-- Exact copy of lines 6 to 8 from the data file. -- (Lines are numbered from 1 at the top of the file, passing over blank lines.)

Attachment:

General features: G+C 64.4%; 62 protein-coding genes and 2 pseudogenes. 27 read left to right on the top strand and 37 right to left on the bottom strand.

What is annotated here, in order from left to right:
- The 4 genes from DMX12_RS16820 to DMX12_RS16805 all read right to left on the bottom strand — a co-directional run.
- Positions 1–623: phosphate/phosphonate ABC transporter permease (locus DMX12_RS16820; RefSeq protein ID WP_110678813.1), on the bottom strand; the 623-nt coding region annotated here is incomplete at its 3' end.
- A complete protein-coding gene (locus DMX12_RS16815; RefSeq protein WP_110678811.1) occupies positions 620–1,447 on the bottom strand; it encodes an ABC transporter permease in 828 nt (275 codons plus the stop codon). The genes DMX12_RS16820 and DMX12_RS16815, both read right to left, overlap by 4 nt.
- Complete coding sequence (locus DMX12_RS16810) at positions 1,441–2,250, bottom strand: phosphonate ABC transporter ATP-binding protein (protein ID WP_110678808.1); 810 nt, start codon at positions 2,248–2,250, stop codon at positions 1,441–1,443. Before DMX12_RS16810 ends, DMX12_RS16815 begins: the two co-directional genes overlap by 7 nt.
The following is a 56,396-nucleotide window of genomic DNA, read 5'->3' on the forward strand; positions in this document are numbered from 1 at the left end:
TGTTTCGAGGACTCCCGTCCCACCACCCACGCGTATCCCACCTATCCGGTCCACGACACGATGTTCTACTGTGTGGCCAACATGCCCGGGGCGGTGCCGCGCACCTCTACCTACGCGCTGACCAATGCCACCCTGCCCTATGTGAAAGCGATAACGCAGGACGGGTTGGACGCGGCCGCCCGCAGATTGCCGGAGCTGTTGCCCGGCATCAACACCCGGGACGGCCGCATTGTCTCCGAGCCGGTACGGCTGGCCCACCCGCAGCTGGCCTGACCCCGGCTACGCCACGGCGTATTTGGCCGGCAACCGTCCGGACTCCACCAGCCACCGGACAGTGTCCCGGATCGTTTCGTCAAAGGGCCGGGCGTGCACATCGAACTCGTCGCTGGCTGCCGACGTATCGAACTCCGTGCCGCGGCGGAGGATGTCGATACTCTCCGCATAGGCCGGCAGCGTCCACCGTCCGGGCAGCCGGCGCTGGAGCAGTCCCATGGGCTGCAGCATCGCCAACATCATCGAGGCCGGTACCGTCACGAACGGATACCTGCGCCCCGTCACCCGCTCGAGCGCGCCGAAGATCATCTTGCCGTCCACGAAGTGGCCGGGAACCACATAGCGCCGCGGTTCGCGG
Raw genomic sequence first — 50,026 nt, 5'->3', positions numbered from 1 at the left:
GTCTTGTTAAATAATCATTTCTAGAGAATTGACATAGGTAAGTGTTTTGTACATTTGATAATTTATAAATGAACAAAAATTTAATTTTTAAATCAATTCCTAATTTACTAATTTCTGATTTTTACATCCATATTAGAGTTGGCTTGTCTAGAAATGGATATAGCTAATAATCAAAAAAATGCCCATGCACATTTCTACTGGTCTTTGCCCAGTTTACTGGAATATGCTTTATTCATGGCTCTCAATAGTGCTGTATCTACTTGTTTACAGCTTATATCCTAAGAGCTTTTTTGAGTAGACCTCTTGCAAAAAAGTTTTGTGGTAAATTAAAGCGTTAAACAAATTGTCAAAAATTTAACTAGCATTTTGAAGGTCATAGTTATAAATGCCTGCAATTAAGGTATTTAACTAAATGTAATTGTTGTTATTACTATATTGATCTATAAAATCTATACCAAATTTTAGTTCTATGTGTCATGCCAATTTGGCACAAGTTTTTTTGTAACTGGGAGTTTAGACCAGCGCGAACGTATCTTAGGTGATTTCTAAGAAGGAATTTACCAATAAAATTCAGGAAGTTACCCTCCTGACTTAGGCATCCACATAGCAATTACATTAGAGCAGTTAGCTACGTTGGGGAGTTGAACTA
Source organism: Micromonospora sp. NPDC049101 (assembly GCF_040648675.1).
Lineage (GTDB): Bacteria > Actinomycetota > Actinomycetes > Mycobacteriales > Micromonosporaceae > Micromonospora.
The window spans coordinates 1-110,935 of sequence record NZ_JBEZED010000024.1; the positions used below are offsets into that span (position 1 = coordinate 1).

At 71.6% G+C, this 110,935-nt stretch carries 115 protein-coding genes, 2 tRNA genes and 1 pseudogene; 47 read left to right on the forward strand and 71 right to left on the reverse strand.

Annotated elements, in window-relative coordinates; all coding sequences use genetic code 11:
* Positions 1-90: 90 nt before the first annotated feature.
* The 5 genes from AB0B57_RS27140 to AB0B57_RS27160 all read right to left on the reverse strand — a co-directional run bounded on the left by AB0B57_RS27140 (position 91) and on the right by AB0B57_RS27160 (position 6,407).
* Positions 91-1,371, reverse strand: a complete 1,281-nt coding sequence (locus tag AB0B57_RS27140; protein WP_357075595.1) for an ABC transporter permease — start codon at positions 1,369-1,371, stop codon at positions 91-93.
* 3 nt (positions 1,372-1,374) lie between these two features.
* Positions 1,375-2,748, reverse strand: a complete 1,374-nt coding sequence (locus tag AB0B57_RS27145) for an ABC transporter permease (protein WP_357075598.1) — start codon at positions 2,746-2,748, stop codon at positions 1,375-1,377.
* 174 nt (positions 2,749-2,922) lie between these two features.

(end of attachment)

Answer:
- Complete coding sequence (locus DMX12_RS16810) at positions 1,441–2,250, bottom strand: phosphonate ABC transporter ATP-binding protein (protein ID WP_110678808.1); 810 nt, start codon at positions 2,248–2,250, stop codon at positions 1,441–1,443. Before DMX12_RS16810 ends, DMX12_RS16815 begins: the two co-directional genes overlap by 7 nt.
The following is a 56,396-nucleotide window of genomic DNA, read 5'->3' on the forward strand; positions in this document are numbered from 1 at the left end:
TGTTTCGAGGACTCCCGTCCCACCACCCACGCGTATCCCACCTATCCGGTCCACGACACGATGTTCTACTGTGTGGCCAACATGCCCGGGGCGGTGCCGCGCACCTCTACCTACGCGCTGACCAATGCCACCCTGCCCTATGTGAAAGCGATAACGCAGGACGGGTTGGACGCGGCCGCCCGCAGATTGCCGGAGCTGTTGCCCGGCATCAACACCCGGGACGGCCGCATTGTCTCCGAGCCGGTACGGCTGGCCCACCCGCAGCTGGCCTGACCCCGGCTACGCCACGGCGTATTTGGCCGGCAACCGTCCGGACTCCACCAGCCACCGGACAGTGTCCCGGATCGTTTCGTCAAAGGGCCGGGCGTGCACATCGAACTCGTCGCTGGCTGCCGACGTATCGAACTCCGTGCCGCGGCGGAGGATGTCGATACTCTCCGCATAGGCCGGCAGCGTCCACCGTCCGGGCAGCCGGCGCTGGAGCAGTCCCATGGGCTGCAGCATCGCCAACATCATCGAGGCCGGTACCGTCACGAACGGATACCTGCGCCCCGTCACCCGCTCGAGCGCGCCGAAGATCATCTTGCCGTCCACGAAGTGGCCGGGAACCACATAGCGCCGCGGTTCGCGG